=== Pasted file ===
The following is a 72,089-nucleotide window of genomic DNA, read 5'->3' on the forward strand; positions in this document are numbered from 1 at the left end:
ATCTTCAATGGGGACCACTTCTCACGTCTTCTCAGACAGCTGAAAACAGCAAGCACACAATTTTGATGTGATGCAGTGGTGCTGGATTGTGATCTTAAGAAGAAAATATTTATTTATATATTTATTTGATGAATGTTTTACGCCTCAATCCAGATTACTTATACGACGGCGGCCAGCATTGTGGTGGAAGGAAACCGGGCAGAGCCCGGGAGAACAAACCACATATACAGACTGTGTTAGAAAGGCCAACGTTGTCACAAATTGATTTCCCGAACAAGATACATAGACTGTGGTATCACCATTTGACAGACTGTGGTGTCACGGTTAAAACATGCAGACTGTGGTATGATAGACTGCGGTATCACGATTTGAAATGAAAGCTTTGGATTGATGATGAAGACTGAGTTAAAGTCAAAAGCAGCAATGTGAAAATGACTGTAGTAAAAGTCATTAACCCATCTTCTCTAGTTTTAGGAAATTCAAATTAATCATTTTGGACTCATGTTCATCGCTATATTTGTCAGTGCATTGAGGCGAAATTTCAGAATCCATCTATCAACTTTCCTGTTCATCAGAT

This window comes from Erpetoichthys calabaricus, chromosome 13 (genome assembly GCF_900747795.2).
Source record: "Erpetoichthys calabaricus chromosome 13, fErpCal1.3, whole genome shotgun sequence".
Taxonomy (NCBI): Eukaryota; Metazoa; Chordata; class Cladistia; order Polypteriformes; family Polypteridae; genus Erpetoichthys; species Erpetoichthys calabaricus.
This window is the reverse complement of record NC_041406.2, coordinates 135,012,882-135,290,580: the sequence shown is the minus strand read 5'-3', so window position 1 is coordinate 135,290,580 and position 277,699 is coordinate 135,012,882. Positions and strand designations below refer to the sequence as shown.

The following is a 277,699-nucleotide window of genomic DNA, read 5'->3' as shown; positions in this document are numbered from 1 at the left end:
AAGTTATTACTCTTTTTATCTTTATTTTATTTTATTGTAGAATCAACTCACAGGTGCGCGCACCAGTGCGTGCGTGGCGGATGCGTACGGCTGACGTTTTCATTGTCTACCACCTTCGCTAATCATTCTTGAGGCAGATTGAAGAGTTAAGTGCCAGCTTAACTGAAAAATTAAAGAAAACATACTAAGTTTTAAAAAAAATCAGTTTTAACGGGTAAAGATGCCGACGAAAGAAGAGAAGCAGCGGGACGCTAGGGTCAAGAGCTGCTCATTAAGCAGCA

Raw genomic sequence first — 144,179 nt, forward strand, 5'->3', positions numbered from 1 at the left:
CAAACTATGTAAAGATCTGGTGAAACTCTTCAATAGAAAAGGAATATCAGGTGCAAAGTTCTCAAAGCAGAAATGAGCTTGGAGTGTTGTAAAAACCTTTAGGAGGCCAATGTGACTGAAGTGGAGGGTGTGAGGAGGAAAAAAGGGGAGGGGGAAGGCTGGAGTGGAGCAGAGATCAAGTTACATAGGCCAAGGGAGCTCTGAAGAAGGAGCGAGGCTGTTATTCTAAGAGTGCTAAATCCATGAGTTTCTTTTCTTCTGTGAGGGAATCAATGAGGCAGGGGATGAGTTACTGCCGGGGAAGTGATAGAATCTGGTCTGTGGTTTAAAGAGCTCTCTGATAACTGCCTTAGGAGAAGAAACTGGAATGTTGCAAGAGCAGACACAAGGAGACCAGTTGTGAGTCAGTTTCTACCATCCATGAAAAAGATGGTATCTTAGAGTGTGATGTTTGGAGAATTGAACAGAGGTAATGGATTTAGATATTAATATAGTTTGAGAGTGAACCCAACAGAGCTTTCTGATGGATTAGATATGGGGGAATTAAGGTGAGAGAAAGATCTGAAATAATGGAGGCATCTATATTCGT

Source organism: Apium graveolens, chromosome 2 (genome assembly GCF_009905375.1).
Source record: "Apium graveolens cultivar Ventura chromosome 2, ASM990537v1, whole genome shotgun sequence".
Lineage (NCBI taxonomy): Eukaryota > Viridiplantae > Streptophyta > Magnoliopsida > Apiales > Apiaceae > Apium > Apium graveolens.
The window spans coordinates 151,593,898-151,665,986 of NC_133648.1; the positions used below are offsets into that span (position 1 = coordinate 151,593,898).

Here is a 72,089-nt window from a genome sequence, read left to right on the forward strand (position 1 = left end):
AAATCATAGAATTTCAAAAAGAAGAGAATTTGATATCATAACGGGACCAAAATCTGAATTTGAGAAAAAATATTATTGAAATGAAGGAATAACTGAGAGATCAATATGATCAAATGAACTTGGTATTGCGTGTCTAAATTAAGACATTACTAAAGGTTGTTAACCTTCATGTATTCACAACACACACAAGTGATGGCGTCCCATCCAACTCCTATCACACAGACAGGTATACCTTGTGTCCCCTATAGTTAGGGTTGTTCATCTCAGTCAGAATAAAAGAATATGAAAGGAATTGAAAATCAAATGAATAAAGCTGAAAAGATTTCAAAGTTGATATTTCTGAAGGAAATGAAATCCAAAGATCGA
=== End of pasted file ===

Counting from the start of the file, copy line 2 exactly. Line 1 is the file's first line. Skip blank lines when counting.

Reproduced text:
ATCTTCAATGGGGACCACTTCTCACGTCTTCTCAGACAGCTGAAAACAGCAAGCACACAATTTTGATGTGATGCAGTGGTGCTGGATTGTGATCTTAAGAAGAAAATATTTATTTATATATTTATTTGATGAATGTTTTACGCCTCAATCCAGATTACTTATACGACGGCGGCCAGCATTGTGGTGGAAGGAAACCGGGCAGAGCCCGGGAGAACAAACCACATATACAGACTGTGTTAGAAAGGCCAACGTTGTCACAAATTGATTTCCCGAACAAGATACATAGACTGTGGTATCACCATTTGACAGACTGTGGTGTCACGGTTAAAACATGCAGACTGTGGTATGATAGACTGCGGTATCACGATTTGAAATGAAAGCTTTGGATTGATGATGAAGACTGAGTTAAAGTCAAAAGCAGCAATGTGAAAATGACTGTAGTAAAAGTCATTAACCCATCTTCTCTAGTTTTAGGAAATTCAAATTAATCATTTTGGACTCATGTTCATCGCTATATTTGTCAGTGCATTGAGGCGAAATTTCAGAATCCATCTATCAACTTTCCTGTTCATCAGAT